The unveiling of legislation designed to crush the new breed of industrial scale ticket scalpers by creative industries minister Matthew Hancock prompted my colleague Ben Chu to write a thoughtful column on why touts exist in the first place.
It has long been asserted that if artists charged closer to what the market would bear, then the scalpers, these days armed with sophisticated bots designed to take advantage of ticketing websites, wouldn’t exist because there would be little or no margin for them.
Chu, however, correctly asserted that shelling out for tickets to a music event isn’t the same as buying something like a TV. Purchasers are paying for an experience freighted with social and cultural meaning. Some of the providers of those experiences – the artists – dislike the idea of gouging fans with whom they aim to cultivate an enduring relationship that is quite different to the sort of relationship a customer has with, say, Currys.
However, the BBC’s Wake Up to Money has produced evidence that artists at the top end are nonetheless charging more than they used to. Quite a bit more, in fact.
Using data from the National Arenas Association, it found that ticket prices at the face value set by promoters – thus ignoring the mark ups found in the secondary market – between 1999 and 2016 rose far faster than inflation.
In 1999 the average ticket went for £22.58 – £37.20 in today’s money. It had risen to £45.49 by 2016 (the most recent year for which data is available) which would be £47.14 after inflation today.
When individual events are considered, the figures can be even more striking. The programme used the example of the Spice Girls, who charged £23.50 in 1998 for their Wembley Stadium show.
Taylor Swift, who also has a strong base of young female fans, is charging between £55 and £120 for her performances at the same venue, as I know to my cost: My daughter is one of those young female fans.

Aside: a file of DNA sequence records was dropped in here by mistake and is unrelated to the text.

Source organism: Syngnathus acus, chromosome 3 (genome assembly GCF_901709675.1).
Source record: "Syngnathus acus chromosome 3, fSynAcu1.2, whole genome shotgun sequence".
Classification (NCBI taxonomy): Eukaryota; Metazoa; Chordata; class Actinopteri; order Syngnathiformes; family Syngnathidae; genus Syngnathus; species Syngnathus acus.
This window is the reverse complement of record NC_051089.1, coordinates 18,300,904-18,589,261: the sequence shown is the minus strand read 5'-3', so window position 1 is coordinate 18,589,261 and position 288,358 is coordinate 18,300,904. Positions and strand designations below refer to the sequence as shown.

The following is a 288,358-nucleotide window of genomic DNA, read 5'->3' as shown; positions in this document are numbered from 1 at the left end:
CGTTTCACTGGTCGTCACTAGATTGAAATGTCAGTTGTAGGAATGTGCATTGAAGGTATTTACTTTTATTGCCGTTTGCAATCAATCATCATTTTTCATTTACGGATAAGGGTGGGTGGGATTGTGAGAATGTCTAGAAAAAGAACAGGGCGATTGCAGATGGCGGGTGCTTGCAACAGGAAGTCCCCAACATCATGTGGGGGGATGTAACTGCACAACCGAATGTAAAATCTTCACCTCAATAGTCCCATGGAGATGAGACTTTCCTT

Extravagant shows, one industry figure told the Beeb, the punters expect then but they cost more to produce and take on the road. The number of spectaculars may have increased, but that doesn’t really wash. They are not a new development. Madonna’s huge and elaborately choreographed Blonde Ambition tour went around the world way back in 1990, for example.
One factor that is worth throwing into the mix is that recorded music has never been so cheap or accessible. Streaming services charge £8 a month, less in some circumstances, nothing if you’re willing to accept ads. That compares very favourably to the cost of just one chart CD back in 1999. They used to go for between £10 and £12. They still do today.
The economics of the music industry are such that artists sometimes used to accept losing money on tours to promote an album. Today it’s the other way around with the album released to promote the tour, although he growth in streaming services – more than 50 per cent of the year according to the BPI which enjoyed a highly successful 2017 as a result – may eventually reverse a decline in revenues from recorded music to artists.
Ultimately, while fans may grouse, the success of tours like Swift’s tells its own story. Fans are still paying up, despite the prices rises. They’re still buying the merchandise, the price of which has also ballooned (some artists have been asking for £30 for a T shirt).
Those unhappy with arena and stadium show price inflation do have an option open to them: They can check out smaller acts, at smaller venues, where price inflation has been less. The experience of a more intimate show is often better, and certainly offers better value. These shows also provide much needed revenues to often modestly remunerated, and younger, artists that helps them to break through.
If arena inflation assists with that it could be seen as a rather good thing.